Your Zoom H6 has a ton of different levels. It can be difficult to know what output you want.
It’s an excellent podcasting tool, but just what is it? And how do you use it? Let’s find out and turn you into a Zoom H6 master as soon as possible.
What is Zoom H6?
The Zoom H6 is like having a miniature recording studio right in your pocket. It works for stereo and multitrack audio to use with podcasting and video production, has a slot for internal storage, and multiple inputs to help with larger productions.
In short, if you have a podcast that you want to take to the next level, then you need to use the Zoom H6. It’s the most cost-effective way to immediately jump up to professional, high-end quality that many amateur podcasts are still trying to hit.
What Does it Contain?
The Zoom H6 has a ton of features built into it that make it a truly unique device. Here’s everything you need to know about what it contains, and what it can do.
- Directly Records to SD Cards: Slap in a micro SD card with an adapter, and just start recording. Once you have your settings the right way, you can just go nuts and record as much as you want, then switch the SD or micro SD card out. It’s really that simple, just be sure you label them so you know which recording is on which card. The only thing is, it maxes out at 128 GB, so you can buy some SD cards in this range (thankfully they’re extremely cheap in this range).
- Record in MP3 or WAV: WAV is superior for recording, but MP3 takes up less space and may be required by certain platforms anyway. Being able to natively record in these formats without having to reformat them later is a blessing that any podcaster will be able to use time and time again.
- Built-in LCD Screen: You can see all of your settings and preferences without the need for an external controller or monitor. It’s a small 320 x 240 screen, but it gets the job done and it’s bright, so you can select the right settings at the drop of a hat.
- Gain Knobs: Want to toy with the audio on the fly? You can use the gain knobs to adjust your gain level and get instant feedback so you know exactly how it sounds in your final recording. It takes a lot of the surprise out of recording. Nobody wants to review audio later and realize that they have to go back to the drawing board.
- 4 Separate XLR or TRS Inputs: Now we’re talking. Let’s say you have a table with your guests and they’re all sitting across from each other. Nobody is sharing a microphone. You can have four separate microphones hooked up to this one recorder all at the same time, and the tracks won’t overlap because of this next feature.
- 6-Track Recording: Record up to six separate tracks at the same time. That’s four for your XLR input, and another two for the built-in microphones on the top of the Zoom H6 to either capture room ambiance or background noise.
What Settings to Use for Making Podcasts
Zoom H6 settings will vary depending on which microphone(s) you’re using. However, it’s safe to say that you’ll need to use Phantom Power amid a host of other settings to really get your entire podcast recording space set up properly. Let’s talk about those.
- Phantom Power: This powers your microphones. Studio condenser microphones need power, but since they’re not being plugged into something attached to your PC like a Go XLR, they need Phantom Power to run. This setting isn’t very deep in your Zoom H6 and can be found in the initial menu. You can individually select which track you want to supply Phantom Power to.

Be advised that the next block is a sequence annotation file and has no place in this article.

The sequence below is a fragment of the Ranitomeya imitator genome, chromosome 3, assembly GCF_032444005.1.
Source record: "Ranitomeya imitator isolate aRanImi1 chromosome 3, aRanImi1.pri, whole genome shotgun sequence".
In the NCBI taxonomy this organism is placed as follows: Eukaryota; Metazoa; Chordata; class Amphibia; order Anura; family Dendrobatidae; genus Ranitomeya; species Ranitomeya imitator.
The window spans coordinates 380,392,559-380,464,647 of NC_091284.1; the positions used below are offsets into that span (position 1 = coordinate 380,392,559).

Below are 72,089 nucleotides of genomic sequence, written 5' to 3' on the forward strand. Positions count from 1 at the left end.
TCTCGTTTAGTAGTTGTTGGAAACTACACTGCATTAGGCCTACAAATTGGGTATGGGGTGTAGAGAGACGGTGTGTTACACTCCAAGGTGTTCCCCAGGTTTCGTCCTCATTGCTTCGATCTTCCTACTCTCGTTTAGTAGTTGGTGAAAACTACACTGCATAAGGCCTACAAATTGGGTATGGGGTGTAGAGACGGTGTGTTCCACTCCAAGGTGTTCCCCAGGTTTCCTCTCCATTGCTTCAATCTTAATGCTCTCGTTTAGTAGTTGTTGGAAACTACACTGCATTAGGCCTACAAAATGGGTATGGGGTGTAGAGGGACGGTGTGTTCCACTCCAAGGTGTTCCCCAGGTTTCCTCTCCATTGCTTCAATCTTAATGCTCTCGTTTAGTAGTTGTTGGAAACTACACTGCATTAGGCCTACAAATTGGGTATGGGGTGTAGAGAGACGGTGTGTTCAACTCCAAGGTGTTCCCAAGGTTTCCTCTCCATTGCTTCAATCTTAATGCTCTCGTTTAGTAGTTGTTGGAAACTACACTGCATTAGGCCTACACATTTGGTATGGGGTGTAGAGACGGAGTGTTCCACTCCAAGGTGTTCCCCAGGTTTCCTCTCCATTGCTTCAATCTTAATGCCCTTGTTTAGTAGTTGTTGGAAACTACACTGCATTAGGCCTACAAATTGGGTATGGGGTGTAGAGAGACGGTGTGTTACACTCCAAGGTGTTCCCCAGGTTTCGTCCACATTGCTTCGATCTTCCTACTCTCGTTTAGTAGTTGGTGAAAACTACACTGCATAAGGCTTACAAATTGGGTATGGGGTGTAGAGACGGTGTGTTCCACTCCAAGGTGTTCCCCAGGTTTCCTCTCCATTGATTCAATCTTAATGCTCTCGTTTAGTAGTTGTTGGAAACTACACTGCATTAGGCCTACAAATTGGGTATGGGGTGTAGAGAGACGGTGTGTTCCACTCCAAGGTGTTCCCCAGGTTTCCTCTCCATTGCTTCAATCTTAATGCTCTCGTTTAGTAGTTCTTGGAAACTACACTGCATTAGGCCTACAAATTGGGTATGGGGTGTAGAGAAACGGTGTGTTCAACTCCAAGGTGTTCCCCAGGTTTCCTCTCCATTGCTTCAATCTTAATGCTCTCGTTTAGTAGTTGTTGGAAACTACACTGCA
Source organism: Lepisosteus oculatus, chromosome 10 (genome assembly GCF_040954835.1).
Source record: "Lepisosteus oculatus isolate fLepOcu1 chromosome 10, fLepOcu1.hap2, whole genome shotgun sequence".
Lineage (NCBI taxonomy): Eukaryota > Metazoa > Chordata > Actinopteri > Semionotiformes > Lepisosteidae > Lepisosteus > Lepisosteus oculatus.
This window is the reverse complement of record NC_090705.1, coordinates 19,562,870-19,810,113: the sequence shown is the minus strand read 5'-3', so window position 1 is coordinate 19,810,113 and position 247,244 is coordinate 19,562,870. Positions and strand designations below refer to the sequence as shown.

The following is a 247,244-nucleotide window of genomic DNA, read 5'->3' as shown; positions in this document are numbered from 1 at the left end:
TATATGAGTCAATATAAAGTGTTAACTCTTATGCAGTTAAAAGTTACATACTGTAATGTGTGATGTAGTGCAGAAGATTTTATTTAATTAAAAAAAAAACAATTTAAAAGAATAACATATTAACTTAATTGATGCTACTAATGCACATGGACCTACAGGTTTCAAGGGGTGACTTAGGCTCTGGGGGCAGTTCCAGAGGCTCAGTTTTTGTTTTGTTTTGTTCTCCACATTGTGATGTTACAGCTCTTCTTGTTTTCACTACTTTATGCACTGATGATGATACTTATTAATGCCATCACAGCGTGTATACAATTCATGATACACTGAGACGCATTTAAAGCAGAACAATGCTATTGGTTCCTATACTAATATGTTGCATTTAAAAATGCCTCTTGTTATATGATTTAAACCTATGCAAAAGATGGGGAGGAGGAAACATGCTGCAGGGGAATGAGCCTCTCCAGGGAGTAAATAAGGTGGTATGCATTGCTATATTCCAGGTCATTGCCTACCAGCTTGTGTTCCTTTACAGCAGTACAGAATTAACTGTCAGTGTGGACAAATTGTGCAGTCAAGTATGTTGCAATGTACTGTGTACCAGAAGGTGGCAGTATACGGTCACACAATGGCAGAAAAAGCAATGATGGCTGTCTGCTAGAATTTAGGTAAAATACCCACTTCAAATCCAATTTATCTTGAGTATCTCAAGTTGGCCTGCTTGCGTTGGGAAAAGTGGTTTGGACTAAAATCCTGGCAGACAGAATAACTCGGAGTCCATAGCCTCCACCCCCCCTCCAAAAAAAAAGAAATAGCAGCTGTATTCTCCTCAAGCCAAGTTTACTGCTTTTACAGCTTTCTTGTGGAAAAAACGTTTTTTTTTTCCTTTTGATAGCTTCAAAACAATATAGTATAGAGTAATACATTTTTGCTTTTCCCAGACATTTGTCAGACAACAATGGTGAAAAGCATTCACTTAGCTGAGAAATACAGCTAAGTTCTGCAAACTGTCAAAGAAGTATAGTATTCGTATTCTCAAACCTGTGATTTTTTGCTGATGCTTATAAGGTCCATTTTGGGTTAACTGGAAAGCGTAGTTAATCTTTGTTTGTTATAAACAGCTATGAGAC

- Individual Gain Knobs: These external knobs control the volume of each microphone as they come in. If you’re using different microphones in different inputs, you’ll want to monitor their levels with a pair of over-ear studio headphones to know which microphone is coming in louder than the others.
- Low Cut Filter: You can reduce background noise regardless of what microphone you’re using. This reduces pops and unwanted, abrupt sounds from tarnishing your recordings. You might still have some that come through, but it makes post-production insanely easy compared to what it could be.
- Compressor: Compressors help to turn low signals into high signals, which can help when you have a particularly quiet guest contrasting with a louder guest. This balances out the audio levels and keeps them as close together as possible so you don’t have to toy with every individual track in your audio editor later on.
Other Uses for Zoom H6
Beyond just recording your podcasts, you can use the Zoom H6 for a few other helpful audio-related things. Here’s a short list of some of them.
- Record Memos: You have an idea for a book, a movie, or a business and you don’t want to forget about it. Use this interface with a simple desktop or lapel microphone, and capture your ideas with vivid clarity so you don’t mishear anything during playback later on.
- Capture Music: Fancy yourself a musician on the side of being a podcast host and producer? You can capture your guitar and vocals with the Zoom H6. You can even use them with electric drums if that’s more your style.
- Interviews: If you freelance and need to capture interviews with experts for your work, or you’re trying to record interviews for work so you can listen back to them later, the Zoom H6 comes in handy.
You can get creative with all the different ways you can use this amazing device, it just all depends on what you can record with it.
Finding Your Best Solution
The Zoom H6 has plenty of different features for you to toy around with, just be sure to find the correct settings for your specific needs. It’s like having an entire recording studio that you can basically fit in your back pocket—don’t underestimate its power, and don’t underutilize all of its features. You can really make something extravagant with this seemingly small piece of tech.